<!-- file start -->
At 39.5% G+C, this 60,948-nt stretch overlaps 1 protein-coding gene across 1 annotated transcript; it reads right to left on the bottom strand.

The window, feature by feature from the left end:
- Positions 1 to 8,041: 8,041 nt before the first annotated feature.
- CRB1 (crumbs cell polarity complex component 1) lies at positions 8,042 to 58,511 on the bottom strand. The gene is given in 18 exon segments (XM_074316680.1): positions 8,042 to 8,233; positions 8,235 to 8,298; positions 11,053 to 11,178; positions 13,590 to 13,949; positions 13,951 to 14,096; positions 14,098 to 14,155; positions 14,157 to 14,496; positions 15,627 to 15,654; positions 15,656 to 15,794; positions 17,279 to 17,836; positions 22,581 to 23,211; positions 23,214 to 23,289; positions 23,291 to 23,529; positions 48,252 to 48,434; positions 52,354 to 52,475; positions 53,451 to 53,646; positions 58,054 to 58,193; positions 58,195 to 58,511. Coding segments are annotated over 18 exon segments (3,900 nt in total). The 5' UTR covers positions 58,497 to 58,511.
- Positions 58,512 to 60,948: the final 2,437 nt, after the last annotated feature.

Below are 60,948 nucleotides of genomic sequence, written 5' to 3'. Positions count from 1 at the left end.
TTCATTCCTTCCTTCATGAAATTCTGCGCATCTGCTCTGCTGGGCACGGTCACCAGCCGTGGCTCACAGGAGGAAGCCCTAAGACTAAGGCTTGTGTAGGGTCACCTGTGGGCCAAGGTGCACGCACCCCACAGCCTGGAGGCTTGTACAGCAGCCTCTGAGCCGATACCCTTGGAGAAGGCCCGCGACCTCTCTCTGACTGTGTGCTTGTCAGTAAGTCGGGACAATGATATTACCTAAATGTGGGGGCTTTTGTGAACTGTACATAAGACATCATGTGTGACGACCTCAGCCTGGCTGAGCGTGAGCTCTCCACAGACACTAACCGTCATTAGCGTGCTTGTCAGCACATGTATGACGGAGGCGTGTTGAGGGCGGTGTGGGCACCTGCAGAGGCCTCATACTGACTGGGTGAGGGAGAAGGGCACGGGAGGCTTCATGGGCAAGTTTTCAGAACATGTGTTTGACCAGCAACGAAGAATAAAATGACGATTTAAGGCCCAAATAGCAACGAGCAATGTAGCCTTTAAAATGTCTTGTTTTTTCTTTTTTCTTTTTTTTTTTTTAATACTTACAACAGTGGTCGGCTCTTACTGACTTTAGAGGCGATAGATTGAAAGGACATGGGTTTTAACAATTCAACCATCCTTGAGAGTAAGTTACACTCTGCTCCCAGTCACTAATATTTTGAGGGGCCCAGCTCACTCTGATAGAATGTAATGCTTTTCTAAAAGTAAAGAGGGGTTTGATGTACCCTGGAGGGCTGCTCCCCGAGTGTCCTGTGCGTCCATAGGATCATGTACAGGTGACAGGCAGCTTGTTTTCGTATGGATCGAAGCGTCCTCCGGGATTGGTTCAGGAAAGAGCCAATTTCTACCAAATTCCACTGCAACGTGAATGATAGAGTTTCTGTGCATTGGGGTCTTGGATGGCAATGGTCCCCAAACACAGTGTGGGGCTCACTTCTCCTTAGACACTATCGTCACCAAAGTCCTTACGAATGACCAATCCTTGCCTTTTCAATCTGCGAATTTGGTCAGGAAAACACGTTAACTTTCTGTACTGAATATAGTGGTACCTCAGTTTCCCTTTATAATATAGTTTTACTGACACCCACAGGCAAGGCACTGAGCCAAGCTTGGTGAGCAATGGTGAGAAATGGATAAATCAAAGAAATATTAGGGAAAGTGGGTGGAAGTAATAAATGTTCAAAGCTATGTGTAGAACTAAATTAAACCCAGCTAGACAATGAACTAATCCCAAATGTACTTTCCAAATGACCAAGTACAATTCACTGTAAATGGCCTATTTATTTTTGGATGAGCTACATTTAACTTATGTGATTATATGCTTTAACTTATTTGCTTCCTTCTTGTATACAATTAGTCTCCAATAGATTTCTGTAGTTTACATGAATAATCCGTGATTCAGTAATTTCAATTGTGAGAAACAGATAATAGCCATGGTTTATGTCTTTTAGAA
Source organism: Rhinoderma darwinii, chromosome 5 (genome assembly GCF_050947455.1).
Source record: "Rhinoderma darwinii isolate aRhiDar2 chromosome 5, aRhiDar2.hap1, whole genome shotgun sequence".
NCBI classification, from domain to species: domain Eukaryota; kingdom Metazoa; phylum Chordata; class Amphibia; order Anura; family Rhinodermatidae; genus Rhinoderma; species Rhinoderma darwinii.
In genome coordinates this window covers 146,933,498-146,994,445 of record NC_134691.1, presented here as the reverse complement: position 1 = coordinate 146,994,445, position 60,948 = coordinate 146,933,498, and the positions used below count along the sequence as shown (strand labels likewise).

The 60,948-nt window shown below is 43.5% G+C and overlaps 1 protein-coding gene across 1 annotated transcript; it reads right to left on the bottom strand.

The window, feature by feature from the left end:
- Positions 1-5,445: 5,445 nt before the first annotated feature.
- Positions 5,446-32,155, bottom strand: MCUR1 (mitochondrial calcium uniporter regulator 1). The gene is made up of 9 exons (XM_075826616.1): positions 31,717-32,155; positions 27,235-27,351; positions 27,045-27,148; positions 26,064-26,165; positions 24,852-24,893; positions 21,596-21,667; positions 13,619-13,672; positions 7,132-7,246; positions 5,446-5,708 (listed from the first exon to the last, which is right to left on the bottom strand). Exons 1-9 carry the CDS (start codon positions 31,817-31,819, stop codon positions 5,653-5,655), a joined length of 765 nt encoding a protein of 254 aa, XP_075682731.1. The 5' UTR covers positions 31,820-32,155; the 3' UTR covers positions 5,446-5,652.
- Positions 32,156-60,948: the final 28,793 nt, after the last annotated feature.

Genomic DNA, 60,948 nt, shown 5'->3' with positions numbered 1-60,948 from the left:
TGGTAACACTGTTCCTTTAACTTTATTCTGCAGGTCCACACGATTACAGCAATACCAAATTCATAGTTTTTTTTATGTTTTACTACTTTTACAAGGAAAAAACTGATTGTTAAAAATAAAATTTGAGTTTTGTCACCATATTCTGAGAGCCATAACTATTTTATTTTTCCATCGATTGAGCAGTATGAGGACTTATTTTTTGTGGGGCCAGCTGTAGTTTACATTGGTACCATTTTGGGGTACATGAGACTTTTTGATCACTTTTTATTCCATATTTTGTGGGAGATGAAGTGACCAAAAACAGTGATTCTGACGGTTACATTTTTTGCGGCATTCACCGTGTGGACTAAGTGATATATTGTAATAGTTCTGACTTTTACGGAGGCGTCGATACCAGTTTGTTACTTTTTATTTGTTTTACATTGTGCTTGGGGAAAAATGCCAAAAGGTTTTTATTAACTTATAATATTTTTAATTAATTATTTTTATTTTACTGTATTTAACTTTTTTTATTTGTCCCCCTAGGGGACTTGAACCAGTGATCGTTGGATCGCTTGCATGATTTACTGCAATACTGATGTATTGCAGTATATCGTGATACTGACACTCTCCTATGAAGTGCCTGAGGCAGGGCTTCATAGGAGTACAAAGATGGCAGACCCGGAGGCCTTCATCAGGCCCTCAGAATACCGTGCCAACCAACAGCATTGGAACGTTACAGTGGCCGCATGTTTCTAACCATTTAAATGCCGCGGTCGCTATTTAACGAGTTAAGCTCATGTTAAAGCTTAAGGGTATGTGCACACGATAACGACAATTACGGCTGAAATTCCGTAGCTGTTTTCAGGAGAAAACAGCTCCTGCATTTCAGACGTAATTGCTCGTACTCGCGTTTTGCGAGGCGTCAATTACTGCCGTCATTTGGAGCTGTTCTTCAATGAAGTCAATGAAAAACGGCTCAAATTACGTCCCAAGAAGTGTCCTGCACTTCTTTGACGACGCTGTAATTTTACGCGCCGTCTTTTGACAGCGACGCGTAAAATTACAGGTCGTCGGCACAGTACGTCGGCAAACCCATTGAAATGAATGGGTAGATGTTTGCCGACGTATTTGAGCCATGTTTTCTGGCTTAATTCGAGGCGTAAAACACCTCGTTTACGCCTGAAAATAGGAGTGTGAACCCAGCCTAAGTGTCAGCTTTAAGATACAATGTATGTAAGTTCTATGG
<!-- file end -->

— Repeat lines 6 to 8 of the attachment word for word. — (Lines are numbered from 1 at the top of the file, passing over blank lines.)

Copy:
Below are 60,948 nucleotides of genomic sequence, written 5' to 3'. Positions count from 1 at the left end.
TTCATTCCTTCCTTCATGAAATTCTGCGCATCTGCTCTGCTGGGCACGGTCACCAGCCGTGGCTCACAGGAGGAAGCCCTAAGACTAAGGCTTGTGTAGGGTCACCTGTGGGCCAAGGTGCACGCACCCCACAGCCTGGAGGCTTGTACAGCAGCCTCTGAGCCGATACCCTTGGAGAAGGCCCGCGACCTCTCTCTGACTGTGTGCTTGTCAGTAAGTCGGGACAATGATATTACCTAAATGTGGGGGCTTTTGTGAACTGTACATAAGACATCATGTGTGACGACCTCAGCCTGGCTGAGCGTGAGCTCTCCACAGACACTAACCGTCATTAGCGTGCTTGTCAGCACATGTATGACGGAGGCGTGTTGAGGGCGGTGTGGGCACCTGCAGAGGCCTCATACTGACTGGGTGAGGGAGAAGGGCACGGGAGGCTTCATGGGCAAGTTTTCAGAACATGTGTTTGACCAGCAACGAAGAATAAAATGACGATTTAAGGCCCAAATAGCAACGAGCAATGTAGCCTTTAAAATGTCTTGTTTTTTCTTTTTTCTTTTTTTTTTTTTAATACTTACAACAGTGGTCGGCTCTTACTGACTTTAGAGGCGATAGATTGAAAGGACATGGGTTTTAACAATTCAACCATCCTTGAGAGTAAGTTACACTCTGCTCCCAGTCACTAATATTTTGAGGGGCCCAGCTCACTCTGATAGAATGTAATGCTTTTCTAAAAGTAAAGAGGGGTTTGATGTACCCTGGAGGGCTGCTCCCCGAGTGTCCTGTGCGTCCATAGGATCATGTACAGGTGACAGGCAGCTTGTTTTCGTATGGATCGAAGCGTCCTCCGGGATTGGTTCAGGAAAGAGCCAATTTCTACCAAATTCCACTGCAACGTGAATGATAGAGTTTCTGTGCATTGGGGTCTTGGATGGCAATGGTCCCCAAACACAGTGTGGGGCTCACTTCTCCTTAGACACTATCGTCACCAAAGTCCTTACGAATGACCAATCCTTGCCTTTTCAATCTGCGAATTTGGTCAGGAAAACACGTTAACTTTCTGTACTGAATATAGTGGTACCTCAGTTTCCCTTTATAATATAGTTTTACTGACACCCACAGGCAAGGCACTGAGCCAAGCTTGGTGAGCAATGGTGAGAAATGGATAAATCAAAGAAATATTAGGGAAAGTGGGTGGAAGTAATAAATGTTCAAAGCTATGTGTAGAACTAAATTAAACCCAGCTAGACAATGAACTAATCCCAAATGTACTTTCCAAATGACCAAGTACAATTCACTGTAAATGGCCTATTTATTTTTGGATGAGCTACATTTAACTTATGTGATTATATGCTTTAACTTATTTGCTTCCTTCTTGTATACAATTAGTCTCCAATAGATTTCTGTAGTTTACATGAATAATCCGTGATTCAGTAATTTCAATTGTGAGAAACAGATAATAGCCATGGTTTATGTCTTTTAGAA
Source organism: Rhinoderma darwinii, chromosome 5 (genome assembly GCF_050947455.1).